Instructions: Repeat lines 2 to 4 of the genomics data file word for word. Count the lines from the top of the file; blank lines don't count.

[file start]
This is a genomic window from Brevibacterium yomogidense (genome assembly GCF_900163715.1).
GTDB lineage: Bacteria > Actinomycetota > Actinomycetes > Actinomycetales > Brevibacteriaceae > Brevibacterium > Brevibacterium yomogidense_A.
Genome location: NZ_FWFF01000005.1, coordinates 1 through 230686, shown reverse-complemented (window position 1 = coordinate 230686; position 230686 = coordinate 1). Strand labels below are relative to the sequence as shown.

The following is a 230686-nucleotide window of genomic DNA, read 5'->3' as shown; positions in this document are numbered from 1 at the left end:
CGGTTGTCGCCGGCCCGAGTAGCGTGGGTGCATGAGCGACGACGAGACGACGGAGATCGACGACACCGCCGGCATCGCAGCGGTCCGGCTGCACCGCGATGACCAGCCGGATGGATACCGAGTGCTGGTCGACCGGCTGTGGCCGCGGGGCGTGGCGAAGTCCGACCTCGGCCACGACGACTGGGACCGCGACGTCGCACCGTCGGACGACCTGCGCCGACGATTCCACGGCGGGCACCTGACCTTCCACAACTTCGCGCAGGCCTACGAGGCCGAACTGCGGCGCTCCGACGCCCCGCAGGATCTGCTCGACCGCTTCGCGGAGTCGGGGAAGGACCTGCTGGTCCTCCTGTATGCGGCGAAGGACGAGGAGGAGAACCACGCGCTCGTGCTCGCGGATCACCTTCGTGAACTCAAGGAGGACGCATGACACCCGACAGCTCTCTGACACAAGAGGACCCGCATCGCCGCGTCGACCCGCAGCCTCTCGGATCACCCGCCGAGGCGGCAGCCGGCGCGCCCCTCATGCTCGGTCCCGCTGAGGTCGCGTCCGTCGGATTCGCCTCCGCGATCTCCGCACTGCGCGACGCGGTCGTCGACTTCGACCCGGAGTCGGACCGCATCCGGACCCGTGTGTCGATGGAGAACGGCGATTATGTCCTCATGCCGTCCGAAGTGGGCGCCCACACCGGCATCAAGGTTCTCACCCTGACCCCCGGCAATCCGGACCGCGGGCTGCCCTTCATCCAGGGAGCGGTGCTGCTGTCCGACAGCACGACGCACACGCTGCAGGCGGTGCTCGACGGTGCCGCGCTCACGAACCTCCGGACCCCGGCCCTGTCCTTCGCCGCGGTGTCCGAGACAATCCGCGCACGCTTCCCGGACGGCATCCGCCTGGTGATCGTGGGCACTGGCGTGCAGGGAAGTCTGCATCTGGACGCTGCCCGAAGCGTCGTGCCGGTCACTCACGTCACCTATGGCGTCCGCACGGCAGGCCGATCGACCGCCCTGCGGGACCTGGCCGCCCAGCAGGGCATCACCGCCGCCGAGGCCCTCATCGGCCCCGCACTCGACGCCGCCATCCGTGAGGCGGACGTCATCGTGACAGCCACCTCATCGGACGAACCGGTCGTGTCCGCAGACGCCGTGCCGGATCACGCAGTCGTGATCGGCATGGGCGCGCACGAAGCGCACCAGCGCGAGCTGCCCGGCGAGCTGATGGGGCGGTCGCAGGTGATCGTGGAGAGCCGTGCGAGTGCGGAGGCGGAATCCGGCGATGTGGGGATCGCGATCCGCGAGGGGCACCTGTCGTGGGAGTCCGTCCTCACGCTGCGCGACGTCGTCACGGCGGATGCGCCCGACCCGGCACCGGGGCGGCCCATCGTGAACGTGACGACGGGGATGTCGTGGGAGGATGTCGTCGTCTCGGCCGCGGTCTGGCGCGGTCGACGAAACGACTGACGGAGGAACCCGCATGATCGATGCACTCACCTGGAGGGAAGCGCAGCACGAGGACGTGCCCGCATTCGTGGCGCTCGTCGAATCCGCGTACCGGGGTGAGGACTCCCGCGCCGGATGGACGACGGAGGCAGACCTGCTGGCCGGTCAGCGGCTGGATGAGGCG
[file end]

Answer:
GTDB lineage: Bacteria > Actinomycetota > Actinomycetes > Actinomycetales > Brevibacteriaceae > Brevibacterium > Brevibacterium yomogidense_A.
Genome location: NZ_FWFF01000005.1, coordinates 1 through 230686, shown reverse-complemented (window position 1 = coordinate 230686; position 230686 = coordinate 1). Strand labels below are relative to the sequence as shown.

The following is a 230686-nucleotide window of genomic DNA, read 5'->3' as shown; positions in this document are numbered from 1 at the left end: